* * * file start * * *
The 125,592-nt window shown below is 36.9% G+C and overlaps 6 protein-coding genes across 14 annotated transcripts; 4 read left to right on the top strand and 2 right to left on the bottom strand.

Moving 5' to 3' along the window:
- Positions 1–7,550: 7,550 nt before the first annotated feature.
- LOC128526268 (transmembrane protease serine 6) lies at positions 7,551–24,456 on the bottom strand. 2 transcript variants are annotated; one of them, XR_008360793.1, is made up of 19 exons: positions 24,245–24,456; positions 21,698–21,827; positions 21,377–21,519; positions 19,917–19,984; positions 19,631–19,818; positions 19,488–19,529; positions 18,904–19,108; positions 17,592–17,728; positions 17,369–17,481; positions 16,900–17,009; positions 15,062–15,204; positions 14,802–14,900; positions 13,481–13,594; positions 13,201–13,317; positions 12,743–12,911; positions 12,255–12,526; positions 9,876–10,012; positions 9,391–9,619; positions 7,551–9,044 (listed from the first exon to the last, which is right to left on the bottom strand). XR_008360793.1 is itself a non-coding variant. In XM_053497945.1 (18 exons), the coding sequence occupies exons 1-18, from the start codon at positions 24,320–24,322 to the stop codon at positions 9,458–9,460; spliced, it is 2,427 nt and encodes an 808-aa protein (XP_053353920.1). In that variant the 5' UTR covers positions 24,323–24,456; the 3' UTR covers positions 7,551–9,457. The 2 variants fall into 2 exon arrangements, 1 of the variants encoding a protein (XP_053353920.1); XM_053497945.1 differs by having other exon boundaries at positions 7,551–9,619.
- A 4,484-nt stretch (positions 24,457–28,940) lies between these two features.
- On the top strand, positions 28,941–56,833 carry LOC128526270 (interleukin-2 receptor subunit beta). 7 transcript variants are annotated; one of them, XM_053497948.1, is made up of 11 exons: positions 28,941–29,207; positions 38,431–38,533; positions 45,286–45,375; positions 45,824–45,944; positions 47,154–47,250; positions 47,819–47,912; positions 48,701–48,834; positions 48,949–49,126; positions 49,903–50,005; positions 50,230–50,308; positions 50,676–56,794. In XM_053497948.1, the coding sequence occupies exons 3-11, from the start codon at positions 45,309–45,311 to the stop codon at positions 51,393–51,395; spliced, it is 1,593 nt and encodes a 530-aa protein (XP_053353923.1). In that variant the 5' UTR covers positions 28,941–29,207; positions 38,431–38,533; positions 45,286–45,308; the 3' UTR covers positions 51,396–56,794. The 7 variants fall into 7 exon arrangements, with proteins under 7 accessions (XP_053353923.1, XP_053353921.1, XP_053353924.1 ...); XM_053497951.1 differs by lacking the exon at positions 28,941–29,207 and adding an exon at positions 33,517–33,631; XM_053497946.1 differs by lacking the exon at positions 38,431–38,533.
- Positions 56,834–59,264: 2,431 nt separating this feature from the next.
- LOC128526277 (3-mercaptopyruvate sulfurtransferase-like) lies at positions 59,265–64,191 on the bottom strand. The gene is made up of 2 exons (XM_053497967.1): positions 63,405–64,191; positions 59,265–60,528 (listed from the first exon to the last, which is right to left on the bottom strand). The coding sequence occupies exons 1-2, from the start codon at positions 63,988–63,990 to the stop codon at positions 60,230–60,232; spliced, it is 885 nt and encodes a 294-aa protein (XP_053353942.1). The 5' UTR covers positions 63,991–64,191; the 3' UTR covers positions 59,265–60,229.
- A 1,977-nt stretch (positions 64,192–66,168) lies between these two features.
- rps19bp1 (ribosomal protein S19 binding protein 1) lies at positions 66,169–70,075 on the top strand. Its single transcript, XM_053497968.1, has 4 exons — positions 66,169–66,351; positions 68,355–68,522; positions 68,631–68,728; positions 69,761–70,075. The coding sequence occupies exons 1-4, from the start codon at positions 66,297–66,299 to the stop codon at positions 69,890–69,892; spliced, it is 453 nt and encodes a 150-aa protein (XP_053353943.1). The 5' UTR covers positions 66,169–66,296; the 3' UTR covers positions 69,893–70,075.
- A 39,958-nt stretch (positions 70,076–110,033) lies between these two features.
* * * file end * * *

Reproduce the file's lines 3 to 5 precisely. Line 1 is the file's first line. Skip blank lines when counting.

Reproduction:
- Positions 1–7,550: 7,550 nt before the first annotated feature.
- LOC128526268 (transmembrane protease serine 6) lies at positions 7,551–24,456 on the bottom strand. 2 transcript variants are annotated; one of them, XR_008360793.1, is made up of 19 exons: positions 24,245–24,456; positions 21,698–21,827; positions 21,377–21,519; positions 19,917–19,984; positions 19,631–19,818; positions 19,488–19,529; positions 18,904–19,108; positions 17,592–17,728; positions 17,369–17,481; positions 16,900–17,009; positions 15,062–15,204; positions 14,802–14,900; positions 13,481–13,594; positions 13,201–13,317; positions 12,743–12,911; positions 12,255–12,526; positions 9,876–10,012; positions 9,391–9,619; positions 7,551–9,044 (listed from the first exon to the last, which is right to left on the bottom strand). XR_008360793.1 is itself a non-coding variant. In XM_053497945.1 (18 exons), the coding sequence occupies exons 1-18, from the start codon at positions 24,320–24,322 to the stop codon at positions 9,458–9,460; spliced, it is 2,427 nt and encodes an 808-aa protein (XP_053353920.1). In that variant the 5' UTR covers positions 24,323–24,456; the 3' UTR covers positions 7,551–9,457. The 2 variants fall into 2 exon arrangements, 1 of the variants encoding a protein (XP_053353920.1); XM_053497945.1 differs by having other exon boundaries at positions 7,551–9,619.
- A 4,484-nt stretch (positions 24,457–28,940) lies between these two features.